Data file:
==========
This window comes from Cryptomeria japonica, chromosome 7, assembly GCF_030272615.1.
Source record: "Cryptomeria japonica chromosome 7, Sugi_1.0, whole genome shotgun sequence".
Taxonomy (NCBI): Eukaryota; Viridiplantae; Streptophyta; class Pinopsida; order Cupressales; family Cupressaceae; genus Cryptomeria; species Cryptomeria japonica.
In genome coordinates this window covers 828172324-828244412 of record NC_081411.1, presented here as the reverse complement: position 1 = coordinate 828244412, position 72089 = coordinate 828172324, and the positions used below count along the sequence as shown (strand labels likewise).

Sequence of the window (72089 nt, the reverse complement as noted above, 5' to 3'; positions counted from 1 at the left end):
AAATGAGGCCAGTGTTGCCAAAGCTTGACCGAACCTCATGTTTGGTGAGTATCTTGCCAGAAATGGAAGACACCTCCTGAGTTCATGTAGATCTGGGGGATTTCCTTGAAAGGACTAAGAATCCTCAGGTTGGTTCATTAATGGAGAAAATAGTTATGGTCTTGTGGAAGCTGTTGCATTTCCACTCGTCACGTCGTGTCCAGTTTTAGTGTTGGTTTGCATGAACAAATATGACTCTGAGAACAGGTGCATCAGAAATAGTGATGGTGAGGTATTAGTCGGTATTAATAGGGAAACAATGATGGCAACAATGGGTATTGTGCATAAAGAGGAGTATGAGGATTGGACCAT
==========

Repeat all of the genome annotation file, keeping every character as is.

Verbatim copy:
This window comes from Cryptomeria japonica, chromosome 7, assembly GCF_030272615.1.
Source record: "Cryptomeria japonica chromosome 7, Sugi_1.0, whole genome shotgun sequence".
Taxonomy (NCBI): Eukaryota; Viridiplantae; Streptophyta; class Pinopsida; order Cupressales; family Cupressaceae; genus Cryptomeria; species Cryptomeria japonica.
In genome coordinates this window covers 828172324-828244412 of record NC_081411.1, presented here as the reverse complement: position 1 = coordinate 828244412, position 72089 = coordinate 828172324, and the positions used below count along the sequence as shown (strand labels likewise).

Sequence of the window (72089 nt, the reverse complement as noted above, 5' to 3'; positions counted from 1 at the left end):
AAATGAGGCCAGTGTTGCCAAAGCTTGACCGAACCTCATGTTTGGTGAGTATCTTGCCAGAAATGGAAGACACCTCCTGAGTTCATGTAGATCTGGGGGATTTCCTTGAAAGGACTAAGAATCCTCAGGTTGGTTCATTAATGGAGAAAATAGTTATGGTCTTGTGGAAGCTGTTGCATTTCCACTCGTCACGTCGTGTCCAGTTTTAGTGTTGGTTTGCATGAACAAATATGACTCTGAGAACAGGTGCATCAGAAATAGTGATGGTGAGGTATTAGTCGGTATTAATAGGGAAACAATGATGGCAACAATGGGTATTGTGCATAAAGAGGAGTATGAGGATTGGACCAT